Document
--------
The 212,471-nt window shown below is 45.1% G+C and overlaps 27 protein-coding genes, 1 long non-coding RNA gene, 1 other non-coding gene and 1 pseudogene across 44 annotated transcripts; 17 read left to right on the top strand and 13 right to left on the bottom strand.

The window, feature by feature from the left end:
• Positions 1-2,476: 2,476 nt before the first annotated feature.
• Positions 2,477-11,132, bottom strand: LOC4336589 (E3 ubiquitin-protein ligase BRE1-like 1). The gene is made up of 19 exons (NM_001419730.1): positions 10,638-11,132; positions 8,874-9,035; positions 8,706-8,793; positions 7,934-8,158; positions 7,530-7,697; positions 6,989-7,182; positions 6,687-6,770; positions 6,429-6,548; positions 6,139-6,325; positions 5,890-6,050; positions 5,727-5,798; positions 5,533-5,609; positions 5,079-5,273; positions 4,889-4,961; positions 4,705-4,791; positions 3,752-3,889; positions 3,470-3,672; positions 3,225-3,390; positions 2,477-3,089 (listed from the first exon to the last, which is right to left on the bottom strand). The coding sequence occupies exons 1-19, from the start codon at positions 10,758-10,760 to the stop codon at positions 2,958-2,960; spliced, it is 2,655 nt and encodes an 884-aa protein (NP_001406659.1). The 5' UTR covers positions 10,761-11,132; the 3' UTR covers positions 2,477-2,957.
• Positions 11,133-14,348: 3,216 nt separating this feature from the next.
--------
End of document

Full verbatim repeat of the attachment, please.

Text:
The 212,471-nt window shown below is 45.1% G+C and overlaps 27 protein-coding genes, 1 long non-coding RNA gene, 1 other non-coding gene and 1 pseudogene across 44 annotated transcripts; 17 read left to right on the top strand and 13 right to left on the bottom strand.

The window, feature by feature from the left end:
• Positions 1-2,476: 2,476 nt before the first annotated feature.
• Positions 2,477-11,132, bottom strand: LOC4336589 (E3 ubiquitin-protein ligase BRE1-like 1). The gene is made up of 19 exons (NM_001419730.1): positions 10,638-11,132; positions 8,874-9,035; positions 8,706-8,793; positions 7,934-8,158; positions 7,530-7,697; positions 6,989-7,182; positions 6,687-6,770; positions 6,429-6,548; positions 6,139-6,325; positions 5,890-6,050; positions 5,727-5,798; positions 5,533-5,609; positions 5,079-5,273; positions 4,889-4,961; positions 4,705-4,791; positions 3,752-3,889; positions 3,470-3,672; positions 3,225-3,390; positions 2,477-3,089 (listed from the first exon to the last, which is right to left on the bottom strand). The coding sequence occupies exons 1-19, from the start codon at positions 10,758-10,760 to the stop codon at positions 2,958-2,960; spliced, it is 2,655 nt and encodes an 884-aa protein (NP_001406659.1). The 5' UTR covers positions 10,761-11,132; the 3' UTR covers positions 2,477-2,957.
• Positions 11,133-14,348: 3,216 nt separating this feature from the next.